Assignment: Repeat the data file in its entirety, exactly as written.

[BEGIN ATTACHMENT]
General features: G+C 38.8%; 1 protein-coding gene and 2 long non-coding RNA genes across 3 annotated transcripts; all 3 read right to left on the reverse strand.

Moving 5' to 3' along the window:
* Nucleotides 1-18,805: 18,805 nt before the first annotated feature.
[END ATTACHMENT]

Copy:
General features: G+C 38.8%; 1 protein-coding gene and 2 long non-coding RNA genes across 3 annotated transcripts; all 3 read right to left on the reverse strand.

Moving 5' to 3' along the window:
* Nucleotides 1-18,805: 18,805 nt before the first annotated feature.